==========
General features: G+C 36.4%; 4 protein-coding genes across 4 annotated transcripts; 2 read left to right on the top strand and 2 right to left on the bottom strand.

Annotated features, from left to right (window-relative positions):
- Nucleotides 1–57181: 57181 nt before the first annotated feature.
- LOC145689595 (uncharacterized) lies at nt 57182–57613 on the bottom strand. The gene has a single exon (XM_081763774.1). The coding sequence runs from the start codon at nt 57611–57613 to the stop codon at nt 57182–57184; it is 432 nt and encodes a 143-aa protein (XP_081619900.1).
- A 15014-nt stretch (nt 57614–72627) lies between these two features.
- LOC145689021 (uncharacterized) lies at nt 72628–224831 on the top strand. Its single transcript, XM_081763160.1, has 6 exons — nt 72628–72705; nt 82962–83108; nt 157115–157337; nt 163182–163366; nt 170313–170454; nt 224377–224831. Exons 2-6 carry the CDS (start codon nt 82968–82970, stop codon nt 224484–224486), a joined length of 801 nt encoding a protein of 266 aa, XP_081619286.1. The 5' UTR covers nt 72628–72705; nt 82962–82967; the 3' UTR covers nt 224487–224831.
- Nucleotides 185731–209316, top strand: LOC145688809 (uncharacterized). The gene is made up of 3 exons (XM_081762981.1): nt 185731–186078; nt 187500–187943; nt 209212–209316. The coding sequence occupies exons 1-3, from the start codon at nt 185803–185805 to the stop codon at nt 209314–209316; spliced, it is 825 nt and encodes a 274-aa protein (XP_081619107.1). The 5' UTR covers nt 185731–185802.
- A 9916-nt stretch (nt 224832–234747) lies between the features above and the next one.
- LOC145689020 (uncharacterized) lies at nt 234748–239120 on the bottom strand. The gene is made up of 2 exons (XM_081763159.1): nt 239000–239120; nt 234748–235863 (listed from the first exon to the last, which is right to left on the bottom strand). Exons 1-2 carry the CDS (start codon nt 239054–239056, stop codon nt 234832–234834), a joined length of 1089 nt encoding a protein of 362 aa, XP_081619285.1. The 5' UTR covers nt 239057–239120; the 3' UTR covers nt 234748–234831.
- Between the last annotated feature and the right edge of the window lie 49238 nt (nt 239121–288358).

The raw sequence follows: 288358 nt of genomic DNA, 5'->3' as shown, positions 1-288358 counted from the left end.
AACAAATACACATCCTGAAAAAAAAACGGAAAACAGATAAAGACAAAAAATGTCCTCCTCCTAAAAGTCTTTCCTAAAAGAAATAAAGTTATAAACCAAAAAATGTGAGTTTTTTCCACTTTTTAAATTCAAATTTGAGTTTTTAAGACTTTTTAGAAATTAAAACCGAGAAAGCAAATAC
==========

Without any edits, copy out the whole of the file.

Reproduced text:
General features: G+C 36.4%; 4 protein-coding genes across 4 annotated transcripts; 2 read left to right on the top strand and 2 right to left on the bottom strand.

Annotated features, from left to right (window-relative positions):
- Nucleotides 1–57181: 57181 nt before the first annotated feature.
- LOC145689595 (uncharacterized) lies at nt 57182–57613 on the bottom strand. The gene has a single exon (XM_081763774.1). The coding sequence runs from the start codon at nt 57611–57613 to the stop codon at nt 57182–57184; it is 432 nt and encodes a 143-aa protein (XP_081619900.1).
- A 15014-nt stretch (nt 57614–72627) lies between these two features.
- LOC145689021 (uncharacterized) lies at nt 72628–224831 on the top strand. Its single transcript, XM_081763160.1, has 6 exons — nt 72628–72705; nt 82962–83108; nt 157115–157337; nt 163182–163366; nt 170313–170454; nt 224377–224831. Exons 2-6 carry the CDS (start codon nt 82968–82970, stop codon nt 224484–224486), a joined length of 801 nt encoding a protein of 266 aa, XP_081619286.1. The 5' UTR covers nt 72628–72705; nt 82962–82967; the 3' UTR covers nt 224487–224831.
- Nucleotides 185731–209316, top strand: LOC145688809 (uncharacterized). The gene is made up of 3 exons (XM_081762981.1): nt 185731–186078; nt 187500–187943; nt 209212–209316. The coding sequence occupies exons 1-3, from the start codon at nt 185803–185805 to the stop codon at nt 209314–209316; spliced, it is 825 nt and encodes a 274-aa protein (XP_081619107.1). The 5' UTR covers nt 185731–185802.
- A 9916-nt stretch (nt 224832–234747) lies between the features above and the next one.
- LOC145689020 (uncharacterized) lies at nt 234748–239120 on the bottom strand. The gene is made up of 2 exons (XM_081763159.1): nt 239000–239120; nt 234748–235863 (listed from the first exon to the last, which is right to left on the bottom strand). Exons 1-2 carry the CDS (start codon nt 239054–239056, stop codon nt 234832–234834), a joined length of 1089 nt encoding a protein of 362 aa, XP_081619285.1. The 5' UTR covers nt 239057–239120; the 3' UTR covers nt 234748–234831.
- Between the last annotated feature and the right edge of the window lie 49238 nt (nt 239121–288358).

The raw sequence follows: 288358 nt of genomic DNA, 5'->3' as shown, positions 1-288358 counted from the left end.
AACAAATACACATCCTGAAAAAAAAACGGAAAACAGATAAAGACAAAAAATGTCCTCCTCCTAAAAGTCTTTCCTAAAAGAAATAAAGTTATAAACCAAAAAATGTGAGTTTTTTCCACTTTTTAAATTCAAATTTGAGTTTTTAAGACTTTTTAGAAATTAAAACCGAGAAAGCAAATAC